SBJ/September 28 - October 4, 1998/No Topic Name
Industry giant IMG's secret? It got there first
Published September 28, 1998
Of all the sports marketing companies with alphabet soup names in business today, no other letters speak louder than IMG.
Here's how dominant the Cleveland-based powerhouse, formed in the early 1960s by Mark McCormack, has become: As well-funded public companies have devoured most of its competitors, IMG has remained steadfast in its independence. And don't think IMG hasn't been approached. Insiders said that even Nike Inc. chief executive Phil Knight has made overtures.
But when your company has 2,000 employees working in 77 offices in 38 countries generating estimated annual billings of more than $1 billion, it's easy to see why McCormack has turned away all comers.
IMG's client list is so star-studded that tennis star Pete Sampras, who with his next Grand Slam title will tie the record for most ever, doesn't show up in the company slick brochure until page 21.
But on page 1 are two golfers who provide the company's full spectrum.
There's Arnold Palmer, the first client McCormack landed in the sports marketing industry. Then there's Tiger Woods, IMG's current supernova, who alone generates millions in revenue for the company.
The two bridge the gap between the past and the present, all created through McCormack's uncanny knack to stay ahead of the industry curve. Then again, he is the guy who invented the industry, so it's little surprise that the 67-year-old McCormack has continually outpaced the competition.
McCormack was a lawyer at a Cleveland firm in the early 1960s when he began representing Palmer. From there, McCormack added tennis with Rod Laver, skiing and winter sports with Jean-Claude Killy, and auto racing with Jackie Stewart. Now, IMG says it is involved in an average of eight major events each day of the year, while its television company, called Trans World International, sold more than 4,000 hours of programming in 1997. Last year, the company filed tax returns for 571 individual clients and 92 corporate clients. Its legal department handles more than 4,000 contracts annually.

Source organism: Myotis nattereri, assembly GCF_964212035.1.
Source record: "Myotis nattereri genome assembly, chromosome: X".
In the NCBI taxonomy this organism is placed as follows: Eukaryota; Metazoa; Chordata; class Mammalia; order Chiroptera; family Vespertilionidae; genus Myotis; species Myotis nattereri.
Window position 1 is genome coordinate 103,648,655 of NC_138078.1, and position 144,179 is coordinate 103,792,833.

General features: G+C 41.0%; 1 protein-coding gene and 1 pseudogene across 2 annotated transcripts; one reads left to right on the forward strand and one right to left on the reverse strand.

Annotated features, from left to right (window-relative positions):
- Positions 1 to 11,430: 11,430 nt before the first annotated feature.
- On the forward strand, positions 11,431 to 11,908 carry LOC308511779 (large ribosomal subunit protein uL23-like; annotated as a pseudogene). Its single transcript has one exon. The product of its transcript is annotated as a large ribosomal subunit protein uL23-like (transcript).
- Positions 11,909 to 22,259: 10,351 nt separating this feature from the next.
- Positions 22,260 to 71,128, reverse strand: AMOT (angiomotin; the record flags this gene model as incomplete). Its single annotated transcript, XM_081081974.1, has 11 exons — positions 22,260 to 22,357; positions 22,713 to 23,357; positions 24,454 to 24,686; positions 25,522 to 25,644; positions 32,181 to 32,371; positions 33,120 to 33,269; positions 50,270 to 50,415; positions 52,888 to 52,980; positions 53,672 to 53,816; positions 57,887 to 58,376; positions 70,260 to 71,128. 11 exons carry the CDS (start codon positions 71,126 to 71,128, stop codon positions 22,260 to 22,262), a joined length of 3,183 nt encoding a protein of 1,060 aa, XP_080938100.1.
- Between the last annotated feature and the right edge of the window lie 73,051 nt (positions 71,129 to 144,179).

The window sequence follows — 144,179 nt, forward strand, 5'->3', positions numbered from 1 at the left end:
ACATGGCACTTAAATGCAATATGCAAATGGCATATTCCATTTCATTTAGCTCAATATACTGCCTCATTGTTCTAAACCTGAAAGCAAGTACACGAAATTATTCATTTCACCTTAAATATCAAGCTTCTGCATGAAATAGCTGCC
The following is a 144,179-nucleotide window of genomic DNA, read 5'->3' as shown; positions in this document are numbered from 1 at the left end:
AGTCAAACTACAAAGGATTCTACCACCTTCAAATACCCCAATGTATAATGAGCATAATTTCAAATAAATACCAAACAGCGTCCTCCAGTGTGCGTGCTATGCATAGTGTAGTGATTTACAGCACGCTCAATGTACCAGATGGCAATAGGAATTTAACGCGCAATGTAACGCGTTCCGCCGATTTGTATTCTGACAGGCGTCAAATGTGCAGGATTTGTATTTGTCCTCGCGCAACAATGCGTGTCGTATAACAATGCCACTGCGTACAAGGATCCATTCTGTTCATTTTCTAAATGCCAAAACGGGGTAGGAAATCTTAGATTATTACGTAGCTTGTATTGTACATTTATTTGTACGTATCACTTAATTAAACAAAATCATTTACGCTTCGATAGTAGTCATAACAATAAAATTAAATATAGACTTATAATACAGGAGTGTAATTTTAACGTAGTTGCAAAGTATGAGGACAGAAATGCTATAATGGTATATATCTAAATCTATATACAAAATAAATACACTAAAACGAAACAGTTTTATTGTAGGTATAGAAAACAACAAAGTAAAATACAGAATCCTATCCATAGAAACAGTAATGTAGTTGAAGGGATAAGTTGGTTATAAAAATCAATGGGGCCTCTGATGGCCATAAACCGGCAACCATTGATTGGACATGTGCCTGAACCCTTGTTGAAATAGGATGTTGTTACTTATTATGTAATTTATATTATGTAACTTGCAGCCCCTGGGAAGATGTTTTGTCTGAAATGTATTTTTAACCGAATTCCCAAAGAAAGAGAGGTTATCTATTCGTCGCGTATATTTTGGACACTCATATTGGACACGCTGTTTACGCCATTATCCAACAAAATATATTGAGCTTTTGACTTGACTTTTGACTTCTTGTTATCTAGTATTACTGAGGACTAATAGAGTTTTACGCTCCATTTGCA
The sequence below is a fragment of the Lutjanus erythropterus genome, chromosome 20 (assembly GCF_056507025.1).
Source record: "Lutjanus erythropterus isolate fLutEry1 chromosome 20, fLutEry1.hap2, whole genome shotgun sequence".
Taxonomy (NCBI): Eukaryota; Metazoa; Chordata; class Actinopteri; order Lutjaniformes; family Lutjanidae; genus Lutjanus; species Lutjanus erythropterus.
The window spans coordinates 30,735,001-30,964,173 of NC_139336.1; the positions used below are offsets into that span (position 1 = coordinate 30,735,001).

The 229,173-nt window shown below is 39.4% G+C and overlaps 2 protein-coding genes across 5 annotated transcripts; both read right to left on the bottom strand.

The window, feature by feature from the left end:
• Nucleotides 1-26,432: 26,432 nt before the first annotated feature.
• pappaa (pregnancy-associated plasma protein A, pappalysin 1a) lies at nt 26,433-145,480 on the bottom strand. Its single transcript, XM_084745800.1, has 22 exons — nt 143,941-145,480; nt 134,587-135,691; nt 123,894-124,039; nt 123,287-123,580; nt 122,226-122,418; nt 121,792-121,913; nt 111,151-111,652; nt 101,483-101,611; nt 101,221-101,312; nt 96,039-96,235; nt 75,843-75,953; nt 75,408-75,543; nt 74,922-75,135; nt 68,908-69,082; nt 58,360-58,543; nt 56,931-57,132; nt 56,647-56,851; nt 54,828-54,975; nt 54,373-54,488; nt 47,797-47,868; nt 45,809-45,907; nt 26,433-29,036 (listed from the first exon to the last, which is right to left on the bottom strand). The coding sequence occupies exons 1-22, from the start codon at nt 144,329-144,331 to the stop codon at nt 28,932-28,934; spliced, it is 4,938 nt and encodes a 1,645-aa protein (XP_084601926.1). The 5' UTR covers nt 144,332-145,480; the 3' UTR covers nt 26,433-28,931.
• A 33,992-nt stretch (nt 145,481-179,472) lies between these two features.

"[McCormack] had the vision before anybody else," said IMG senior vice president Gary Swain, who represents John McEnroe. "He founded the company and the industry on the premise that athletes would someday command big dollars like artists and entertainers."
But success brings criticism. IMG carries a reputation of being arrogant and overly aggressive. And the company has lost its fair share of major stars. Greg Norman, Nick Faldo and Nick Price have bolted IMG to handle their own deals.
Yet, it's the global market where IMG has dominated, mainly because McCormack got there first. The company has 22 offices in Europe, and 20 more in Asia and the Pacific Rim, involved in practically all sports, including badminton.
Competitors, however, may be gaining ground.
Consolidation has changed the industry, which used to be made up of smaller, less diversified shops. Now, IMG must do battle against the huge public companies that have bought sports marketing groups, bringing with them extensive capital to grow.
McCormack's track record hints that the company won't suffer anytime soon.
"Our mainstay business is that we are a full-service client management company, but one of our strengths is that we are such a global company," Swain said. "[McCormack] has always focused on creating new business in emerging markets."